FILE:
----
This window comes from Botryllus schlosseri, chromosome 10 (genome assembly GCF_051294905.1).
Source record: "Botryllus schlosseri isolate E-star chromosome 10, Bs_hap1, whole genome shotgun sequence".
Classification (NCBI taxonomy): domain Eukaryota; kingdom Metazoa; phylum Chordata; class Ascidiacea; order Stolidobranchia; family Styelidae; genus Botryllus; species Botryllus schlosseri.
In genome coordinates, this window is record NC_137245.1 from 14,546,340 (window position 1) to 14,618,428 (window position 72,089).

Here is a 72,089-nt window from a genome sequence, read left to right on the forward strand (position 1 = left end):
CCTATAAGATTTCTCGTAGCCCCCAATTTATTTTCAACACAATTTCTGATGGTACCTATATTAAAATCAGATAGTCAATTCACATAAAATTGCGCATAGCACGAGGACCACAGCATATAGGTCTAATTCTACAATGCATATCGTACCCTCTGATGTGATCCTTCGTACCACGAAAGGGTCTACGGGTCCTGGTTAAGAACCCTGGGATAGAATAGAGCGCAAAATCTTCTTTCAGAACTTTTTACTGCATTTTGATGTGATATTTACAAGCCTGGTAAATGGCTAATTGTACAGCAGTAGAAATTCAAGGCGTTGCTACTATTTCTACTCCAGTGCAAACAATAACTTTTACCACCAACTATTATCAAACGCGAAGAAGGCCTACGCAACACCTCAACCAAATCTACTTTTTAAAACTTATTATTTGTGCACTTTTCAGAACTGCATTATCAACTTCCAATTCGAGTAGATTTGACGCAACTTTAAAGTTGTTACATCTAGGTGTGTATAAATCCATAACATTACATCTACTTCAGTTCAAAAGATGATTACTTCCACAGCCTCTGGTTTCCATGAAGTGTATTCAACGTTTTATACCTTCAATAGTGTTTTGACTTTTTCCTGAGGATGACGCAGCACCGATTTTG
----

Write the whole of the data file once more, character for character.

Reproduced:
This window comes from Botryllus schlosseri, chromosome 10 (genome assembly GCF_051294905.1).
Source record: "Botryllus schlosseri isolate E-star chromosome 10, Bs_hap1, whole genome shotgun sequence".
Classification (NCBI taxonomy): domain Eukaryota; kingdom Metazoa; phylum Chordata; class Ascidiacea; order Stolidobranchia; family Styelidae; genus Botryllus; species Botryllus schlosseri.
In genome coordinates, this window is record NC_137245.1 from 14,546,340 (window position 1) to 14,618,428 (window position 72,089).

Here is a 72,089-nt window from a genome sequence, read left to right on the forward strand (position 1 = left end):
CCTATAAGATTTCTCGTAGCCCCCAATTTATTTTCAACACAATTTCTGATGGTACCTATATTAAAATCAGATAGTCAATTCACATAAAATTGCGCATAGCACGAGGACCACAGCATATAGGTCTAATTCTACAATGCATATCGTACCCTCTGATGTGATCCTTCGTACCACGAAAGGGTCTACGGGTCCTGGTTAAGAACCCTGGGATAGAATAGAGCGCAAAATCTTCTTTCAGAACTTTTTACTGCATTTTGATGTGATATTTACAAGCCTGGTAAATGGCTAATTGTACAGCAGTAGAAATTCAAGGCGTTGCTACTATTTCTACTCCAGTGCAAACAATAACTTTTACCACCAACTATTATCAAACGCGAAGAAGGCCTACGCAACACCTCAACCAAATCTACTTTTTAAAACTTATTATTTGTGCACTTTTCAGAACTGCATTATCAACTTCCAATTCGAGTAGATTTGACGCAACTTTAAAGTTGTTACATCTAGGTGTGTATAAATCCATAACATTACATCTACTTCAGTTCAAAAGATGATTACTTCCACAGCCTCTGGTTTCCATGAAGTGTATTCAACGTTTTATACCTTCAATAGTGTTTTGACTTTTTCCTGAGGATGACGCAGCACCGATTTTG